ABSTRACT: Early life may be a "critical period" when appetite and regulation of energy balance are programmed, with lifelong consequences for obesity risk. Insight into the potential impact of modifying early-life risk factors on later obesity can be gained by evaluating their combined effects. The objective was to examine the relation between the number of early-life risk factors and obesity outcomes among children in a prospective birth cohort (Southampton Women's Survey). Five risk factors were defined: maternal obesity [prepregnant body mass index (BMI; in kg/m(2)) >30], excess gestational weight gain (Institute of Medicine, 2009), smoking during pregnancy, low maternal vitamin D status (<64 nmol/L), and short duration of breastfeeding (none or <1 mo). Obesity outcomes examined when the children were aged 4 and 6 y were BMI, dual-energy X-ray absorptiometry-assessed fat mass, overweight, or obesity (International Obesity Task Force). Data were available for 991 mother-child pairs, with children born between 1998 and 2003. Of the children, 148 (15%) had no early-life risk factors, 330 (33%) had 1, 296 (30%) had 2, 160 (16%) had 3, and 57 (6%) had 4 or 5. At both 4 and 6 y, there were positive graded associations between number of early-life risk factors and each obesity outcome (all P < 0.001). After taking account of confounders, the relative risk of being overweight or obese for children who had 4 or 5 risk factors was 3.99 (95% CI: 1.83, 8.67) at 4 y and 4.65 (95% CI: 2.29, 9.43) at 6 y compared with children who had none (both P < 0.001). Having a greater number of early-life risk factors was associated with large differences in adiposity and risk of overweight and obesity in later childhood. These findings suggest that early intervention to change these modifiable risk factors could make a significant contribution to the prevention of childhood obesity.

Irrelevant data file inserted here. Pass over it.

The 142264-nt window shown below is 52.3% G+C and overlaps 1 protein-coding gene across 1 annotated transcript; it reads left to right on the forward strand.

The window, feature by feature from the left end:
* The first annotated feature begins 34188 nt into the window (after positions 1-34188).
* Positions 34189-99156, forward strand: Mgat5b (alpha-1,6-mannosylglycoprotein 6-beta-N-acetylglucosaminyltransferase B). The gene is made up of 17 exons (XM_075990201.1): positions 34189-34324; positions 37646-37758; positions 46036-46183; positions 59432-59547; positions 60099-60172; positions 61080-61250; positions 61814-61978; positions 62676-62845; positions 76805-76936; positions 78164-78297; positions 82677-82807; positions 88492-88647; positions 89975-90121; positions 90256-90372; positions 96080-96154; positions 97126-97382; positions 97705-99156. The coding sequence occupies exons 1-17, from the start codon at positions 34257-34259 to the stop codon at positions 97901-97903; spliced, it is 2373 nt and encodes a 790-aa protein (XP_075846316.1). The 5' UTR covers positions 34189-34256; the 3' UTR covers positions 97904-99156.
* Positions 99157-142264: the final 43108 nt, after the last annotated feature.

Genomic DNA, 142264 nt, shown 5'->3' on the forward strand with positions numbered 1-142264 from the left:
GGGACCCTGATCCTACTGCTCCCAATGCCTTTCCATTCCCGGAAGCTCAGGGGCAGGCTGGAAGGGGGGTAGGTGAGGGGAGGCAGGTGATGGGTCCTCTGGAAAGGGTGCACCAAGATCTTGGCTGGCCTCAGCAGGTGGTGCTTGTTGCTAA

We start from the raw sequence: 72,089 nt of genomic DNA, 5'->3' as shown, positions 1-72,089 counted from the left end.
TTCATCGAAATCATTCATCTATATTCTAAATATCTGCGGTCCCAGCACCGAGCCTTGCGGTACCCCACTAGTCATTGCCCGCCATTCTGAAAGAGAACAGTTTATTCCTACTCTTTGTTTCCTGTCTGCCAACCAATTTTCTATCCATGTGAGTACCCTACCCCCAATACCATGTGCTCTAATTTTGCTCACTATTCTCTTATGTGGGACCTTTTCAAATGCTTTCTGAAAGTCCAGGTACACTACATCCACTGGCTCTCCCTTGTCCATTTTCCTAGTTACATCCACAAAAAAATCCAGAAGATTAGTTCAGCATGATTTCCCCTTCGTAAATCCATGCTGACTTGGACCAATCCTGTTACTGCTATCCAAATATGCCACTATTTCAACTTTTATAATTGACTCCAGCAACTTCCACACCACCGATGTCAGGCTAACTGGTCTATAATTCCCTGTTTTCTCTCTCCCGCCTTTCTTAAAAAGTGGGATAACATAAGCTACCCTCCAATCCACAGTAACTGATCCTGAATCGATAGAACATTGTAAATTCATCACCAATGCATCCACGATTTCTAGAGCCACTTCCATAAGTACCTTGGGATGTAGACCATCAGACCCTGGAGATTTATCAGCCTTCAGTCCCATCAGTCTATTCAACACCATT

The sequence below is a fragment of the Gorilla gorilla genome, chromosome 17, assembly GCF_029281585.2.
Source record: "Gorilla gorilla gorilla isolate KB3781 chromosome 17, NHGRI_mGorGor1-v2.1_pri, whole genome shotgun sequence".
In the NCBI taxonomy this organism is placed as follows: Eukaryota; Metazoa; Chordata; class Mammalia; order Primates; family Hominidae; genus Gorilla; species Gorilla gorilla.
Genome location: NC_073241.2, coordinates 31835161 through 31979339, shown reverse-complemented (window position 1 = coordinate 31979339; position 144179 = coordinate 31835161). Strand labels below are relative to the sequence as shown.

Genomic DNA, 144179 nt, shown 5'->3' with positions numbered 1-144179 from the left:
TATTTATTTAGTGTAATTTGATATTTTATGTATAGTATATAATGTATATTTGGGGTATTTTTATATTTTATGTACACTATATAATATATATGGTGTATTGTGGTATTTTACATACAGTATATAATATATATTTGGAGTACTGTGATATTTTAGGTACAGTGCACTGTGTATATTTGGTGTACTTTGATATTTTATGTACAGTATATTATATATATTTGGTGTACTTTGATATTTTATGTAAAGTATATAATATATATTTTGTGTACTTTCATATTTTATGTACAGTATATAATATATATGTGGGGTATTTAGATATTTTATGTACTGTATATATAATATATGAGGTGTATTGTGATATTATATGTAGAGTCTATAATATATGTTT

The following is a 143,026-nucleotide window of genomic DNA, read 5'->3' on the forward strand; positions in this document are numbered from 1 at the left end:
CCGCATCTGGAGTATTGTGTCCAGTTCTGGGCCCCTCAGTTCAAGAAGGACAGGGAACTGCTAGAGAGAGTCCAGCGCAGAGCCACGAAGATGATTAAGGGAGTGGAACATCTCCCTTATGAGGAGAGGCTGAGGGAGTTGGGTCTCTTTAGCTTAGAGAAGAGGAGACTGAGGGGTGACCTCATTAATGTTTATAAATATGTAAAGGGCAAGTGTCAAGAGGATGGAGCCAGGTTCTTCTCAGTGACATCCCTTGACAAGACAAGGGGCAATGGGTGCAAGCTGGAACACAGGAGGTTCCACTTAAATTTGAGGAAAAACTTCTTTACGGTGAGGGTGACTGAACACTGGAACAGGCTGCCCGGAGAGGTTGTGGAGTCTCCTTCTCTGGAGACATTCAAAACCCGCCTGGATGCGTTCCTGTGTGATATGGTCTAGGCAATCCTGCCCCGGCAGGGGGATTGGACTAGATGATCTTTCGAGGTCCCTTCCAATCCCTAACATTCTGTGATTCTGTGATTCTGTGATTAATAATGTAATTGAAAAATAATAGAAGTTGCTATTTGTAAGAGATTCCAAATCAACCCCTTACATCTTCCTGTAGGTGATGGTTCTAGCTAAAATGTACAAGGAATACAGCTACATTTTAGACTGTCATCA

American Journal of Clinical Nutrition 02/2015; 101(2):368-75. DOI:10.3945/ajcn.114.094268 · 6.92 Impact Factor
  • Source
    [Show abstract] [Hide abstract]
    ABSTRACT: Addressing the national food insecurity problem requires an understanding and measurement of food insecurity at micro-level using a wide range of explanatory variables. Measurement of food insecurity is a challenge because it is a multi-faceted latent and continuous phenomenon explained by many variables. This paper examines these variables and applies exploratory factor analysis to identify variables which significantly influence household food insecurity and how they uniquely associate with specific food insecurity factors. Primary data on food availability, access, utilization and coping strategies were collected from 1175 randomly selected rural households in Tororo and Busia Districts of Uganda. Feasibility of exploratory factor analysis was analyzed using Pearson’s correlation coefficient. Bartlett’s test of sphericity tested for existence of relationships between variables and Kaiser-Meyer-Olkin Measure of Sampling Adequacy tested appropriateness of factor analysis. Factor extraction was done using Principle Component Analysis technique. Factor rotation was applied to achieve distinct associations of each variable with a factor. Twenty six (60%) of the 43 variables were retained and seven factors extracted. Determining key food insecurity factors and their associated variables is a crucial step in development of models that are effective in reliably measuring household food insecurity.